Officers involved in deadly Myrtle Beach shooting identified; witness details the scene

Two veteran police officers were involved in Saturday’s deadly shooting in Myrtle Beach.

Cpl. Daniel Preciado, who has 15 years of experience, and patrol officer Thad Morgan, who has five years of experience, were both reassigned to administrative duties following the incident, Myrtle Beach police said.

About 2 a.m. Saturday, two officers shot and killed Matthew Graham, 32, of Loris, near 65th Avenue North. Officers said he was spotted with a stolen bicycle and was holding a rifle before the shooting, according to police reports. There were also breaks-ins on Friday night that may have been connected to Graham.

Ralph Wendling lives off 65th Avenue and noted there have been ongoing drug issues in the neighborhood.

On Friday night, Wendling laid down around 9:30 and woke up about an hour later to the lights of police cruisers. He said officers were searching for a suspect in the backyard of a 65th Avenue residence. Wendling said he believed the suspect was Graham.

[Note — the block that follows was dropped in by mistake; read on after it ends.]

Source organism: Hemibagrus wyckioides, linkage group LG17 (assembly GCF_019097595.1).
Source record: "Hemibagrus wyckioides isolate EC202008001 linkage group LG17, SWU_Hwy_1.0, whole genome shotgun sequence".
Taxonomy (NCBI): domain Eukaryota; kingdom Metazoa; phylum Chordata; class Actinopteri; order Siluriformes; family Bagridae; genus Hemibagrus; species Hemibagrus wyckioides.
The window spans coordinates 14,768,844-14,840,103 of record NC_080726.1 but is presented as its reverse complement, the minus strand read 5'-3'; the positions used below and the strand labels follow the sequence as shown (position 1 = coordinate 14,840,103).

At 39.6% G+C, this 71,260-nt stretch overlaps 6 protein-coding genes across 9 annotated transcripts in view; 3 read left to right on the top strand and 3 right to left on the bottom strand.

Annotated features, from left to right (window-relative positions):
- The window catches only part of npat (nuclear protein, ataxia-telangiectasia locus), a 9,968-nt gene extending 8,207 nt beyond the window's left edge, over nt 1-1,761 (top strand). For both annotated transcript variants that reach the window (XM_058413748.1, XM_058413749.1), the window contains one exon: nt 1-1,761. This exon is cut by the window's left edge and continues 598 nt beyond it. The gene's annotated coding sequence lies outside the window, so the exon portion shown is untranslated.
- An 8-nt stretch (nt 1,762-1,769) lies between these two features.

A police report detailing the deadly shooting states that police created a barricade around 65th Avenue North around midnight to search for Graham in connection to a burglary.

“It was almost like a hostage situation,” Wendling said.

A small crowd watched but at one point officers told the bystanders they had to get back because the suspect had a rifle, Wendling said. The people took cover behind cars and other objects, and as the standoff dragged on, Wendling said he went to a nearby bar for a snack and a drink.

He returned home around 1 a.m. and saw a police cruiser blocking part of 65th Avenue North. He asked the officers if the situation was peacefully resolved, then several police cars went speeding past.

“Then I heard, boom, boom, boom, boom, boom, boom,” Wendling said.

Both Myrtle Beach police and the South Carolina Law Enforcement Division are investigating the incident.

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Alex Lang is the True Crime reporter for The Sun News covering the legal system and how crime impacts local residents. He says letting residents know if they are safe is a vital role of a newspaper. Alex has covered crime in Detroit, Iowa, New York City, West Virginia and now Horry County.